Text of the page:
Category Archives: Yoga Sequences by Anatomy

75-Minute Heart-Opening Forrest Flow


This 75-minute, heart-opening, back-bending Forrest Yoga sequence will keep your spine healthy and your heart open.

Forrest Yoga, developed by yoga teacher Ana Forrest, has predictable elements: It follows a blueprint and has at least one peak pose, or apex. It also has surprising elements, none of which are arbitrary; Forrest Yoga is true vinyasa—vinyasa krama, which means a step-by-step progression toward a goal.

Watch also Gravity Surfing with Ana Forrest. 

http://dogdewormer.net

Try This Lower-Body Strength Yoga Sequence for Stable Legs


Vinyasa yoga teacher Irene Pappas shares her favorite practice for building lower-body strength and stability.

Want to up-level your flow? In Focused Vinyasa: 11 Fresh Sequences and Drills to Advance Your Practice, Irene Pappas, cofounder of Bodhi Yoga Boulder, hits pause at key teaching moments in your vinyasa to break challenging poses down into moves you can practice and master. Learn more and sign up today!

Within the past decade, many different styles of yoga and movement have influenced Irene Pappas’s practice and teaching. “I started with weightlifting, then found Rocket and Ashtanga yoga, and eventually added in gymnastics-style strength training and calisthenics,” she says. Her teaching incorporates concepts from each of these movement styles into a yogasana-based flow designed to build strength and improve mobility.

This creative sequence from Pappas includes her favorite squats and leg lifts within a vinyasa flow, but each move can also be practiced on its own. She likes to warm up with a few minutes of light cardio and a wrist routine, but she says you can also start with some Sun Salutations or even just a Downward-Facing Dog.

Watch also A Glute and Hamstring Strength Drill Yogis Really Need.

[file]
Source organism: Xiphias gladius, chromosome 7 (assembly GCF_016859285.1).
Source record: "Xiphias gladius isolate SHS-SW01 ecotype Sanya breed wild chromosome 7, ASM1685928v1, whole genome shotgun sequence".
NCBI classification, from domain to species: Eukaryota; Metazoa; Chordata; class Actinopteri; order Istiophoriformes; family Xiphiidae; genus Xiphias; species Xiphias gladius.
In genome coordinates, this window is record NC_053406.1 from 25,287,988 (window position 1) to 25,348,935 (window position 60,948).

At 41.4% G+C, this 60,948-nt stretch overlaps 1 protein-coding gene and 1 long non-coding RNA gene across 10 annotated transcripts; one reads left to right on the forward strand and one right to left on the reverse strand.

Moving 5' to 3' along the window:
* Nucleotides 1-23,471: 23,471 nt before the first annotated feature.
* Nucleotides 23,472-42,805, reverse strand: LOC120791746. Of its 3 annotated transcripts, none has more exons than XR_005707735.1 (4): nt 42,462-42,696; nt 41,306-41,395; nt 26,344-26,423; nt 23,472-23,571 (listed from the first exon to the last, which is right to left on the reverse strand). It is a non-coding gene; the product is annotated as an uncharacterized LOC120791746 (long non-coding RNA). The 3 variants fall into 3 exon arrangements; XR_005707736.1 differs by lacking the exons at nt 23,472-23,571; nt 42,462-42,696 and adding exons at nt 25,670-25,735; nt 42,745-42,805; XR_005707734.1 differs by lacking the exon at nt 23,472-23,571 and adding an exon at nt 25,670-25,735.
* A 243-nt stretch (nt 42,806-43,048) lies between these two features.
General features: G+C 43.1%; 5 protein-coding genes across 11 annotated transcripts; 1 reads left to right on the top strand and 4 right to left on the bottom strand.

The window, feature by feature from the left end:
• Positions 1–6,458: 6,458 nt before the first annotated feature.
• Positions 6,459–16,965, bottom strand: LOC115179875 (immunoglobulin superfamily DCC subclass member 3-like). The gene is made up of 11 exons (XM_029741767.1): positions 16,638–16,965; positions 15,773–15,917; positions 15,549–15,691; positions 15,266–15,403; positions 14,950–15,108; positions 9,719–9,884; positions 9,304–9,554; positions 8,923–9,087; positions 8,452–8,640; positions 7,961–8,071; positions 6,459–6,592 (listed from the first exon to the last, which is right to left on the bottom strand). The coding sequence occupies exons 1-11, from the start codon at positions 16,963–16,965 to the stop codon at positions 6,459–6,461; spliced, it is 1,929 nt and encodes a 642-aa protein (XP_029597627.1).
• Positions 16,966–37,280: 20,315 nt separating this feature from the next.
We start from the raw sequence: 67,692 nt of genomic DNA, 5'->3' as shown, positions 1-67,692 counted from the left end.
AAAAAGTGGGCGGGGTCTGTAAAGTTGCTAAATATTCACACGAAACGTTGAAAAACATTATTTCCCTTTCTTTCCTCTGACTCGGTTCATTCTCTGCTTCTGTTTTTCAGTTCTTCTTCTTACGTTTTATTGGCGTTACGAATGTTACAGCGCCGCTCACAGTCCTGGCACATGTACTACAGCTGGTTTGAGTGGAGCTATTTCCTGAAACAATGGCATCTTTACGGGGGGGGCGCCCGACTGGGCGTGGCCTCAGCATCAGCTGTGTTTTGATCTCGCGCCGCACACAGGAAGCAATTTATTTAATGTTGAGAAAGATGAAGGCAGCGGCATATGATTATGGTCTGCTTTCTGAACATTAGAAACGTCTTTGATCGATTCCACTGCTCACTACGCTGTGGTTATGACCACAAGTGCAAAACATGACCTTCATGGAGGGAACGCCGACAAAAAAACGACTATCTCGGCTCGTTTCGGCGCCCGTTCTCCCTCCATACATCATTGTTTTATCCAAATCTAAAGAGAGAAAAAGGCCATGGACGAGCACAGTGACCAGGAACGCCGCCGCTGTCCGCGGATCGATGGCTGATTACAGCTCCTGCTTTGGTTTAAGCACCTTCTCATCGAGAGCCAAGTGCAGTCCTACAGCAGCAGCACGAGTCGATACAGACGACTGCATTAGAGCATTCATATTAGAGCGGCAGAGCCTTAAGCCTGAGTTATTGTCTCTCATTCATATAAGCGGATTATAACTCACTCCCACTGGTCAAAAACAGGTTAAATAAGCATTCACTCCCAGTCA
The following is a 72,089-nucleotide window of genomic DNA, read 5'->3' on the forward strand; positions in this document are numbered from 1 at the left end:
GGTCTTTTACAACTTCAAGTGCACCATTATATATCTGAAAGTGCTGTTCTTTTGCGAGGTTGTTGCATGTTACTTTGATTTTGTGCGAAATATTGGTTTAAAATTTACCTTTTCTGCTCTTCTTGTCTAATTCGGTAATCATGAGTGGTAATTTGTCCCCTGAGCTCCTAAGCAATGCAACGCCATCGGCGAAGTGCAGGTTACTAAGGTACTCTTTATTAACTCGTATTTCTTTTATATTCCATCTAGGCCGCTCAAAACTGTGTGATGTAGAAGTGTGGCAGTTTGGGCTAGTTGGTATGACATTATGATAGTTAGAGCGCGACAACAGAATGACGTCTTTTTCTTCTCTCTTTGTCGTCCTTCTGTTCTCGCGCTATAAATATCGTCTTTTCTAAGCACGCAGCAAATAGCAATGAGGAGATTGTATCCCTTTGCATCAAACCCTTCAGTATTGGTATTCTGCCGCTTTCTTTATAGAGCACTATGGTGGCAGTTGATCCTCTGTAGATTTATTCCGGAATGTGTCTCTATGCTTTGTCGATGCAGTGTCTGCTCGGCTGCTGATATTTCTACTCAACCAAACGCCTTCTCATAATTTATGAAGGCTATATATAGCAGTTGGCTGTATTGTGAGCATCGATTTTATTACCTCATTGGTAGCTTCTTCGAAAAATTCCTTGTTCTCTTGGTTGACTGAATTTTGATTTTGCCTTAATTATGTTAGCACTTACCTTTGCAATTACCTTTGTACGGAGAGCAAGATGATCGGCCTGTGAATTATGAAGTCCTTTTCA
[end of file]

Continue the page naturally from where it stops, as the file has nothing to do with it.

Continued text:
This practice is meant to be a challenge, so don’t get discouraged if you find it difficult. “You might not be able to do all of these exercises the first time you try them— I definitely couldn’t,” Pappas says. “The first step is committing your mind to doing the hard work, and the physical strength will follow!”

Watch it Follow this 20-minute practice on video at dogdewormer.net/irenepappas. Then, sign up for 10 more video practices with Irene at dogdewormer.net/focusedvinyasa.

About our teacher

Irene Pappas has studied Ashtanga Yoga, Rocket Yoga, Yoga Nidra, Animal Flow, and other functional movement …

6 Deep Hip Openers to Try Instead of Pigeon Pose

These powerful alternates will help you open your hips in all directions.

Knowing the planes helps us improve range of motion in our hips.

Many of us could use more hip opening. From sitting to standing to walking, our legs are constantly working to support our upper bodies. All this effort can make hip muscles chronically tight, especially when we’re sitting for long periods at desks or in cars. 

Understanding Hip-Opening

The phrase “hip-opening” often creates confusion, as many people assume that it’s similar to opening a door or book, and therefore limited to taking your legs apart. But opening your hips means creating mobility in all directions.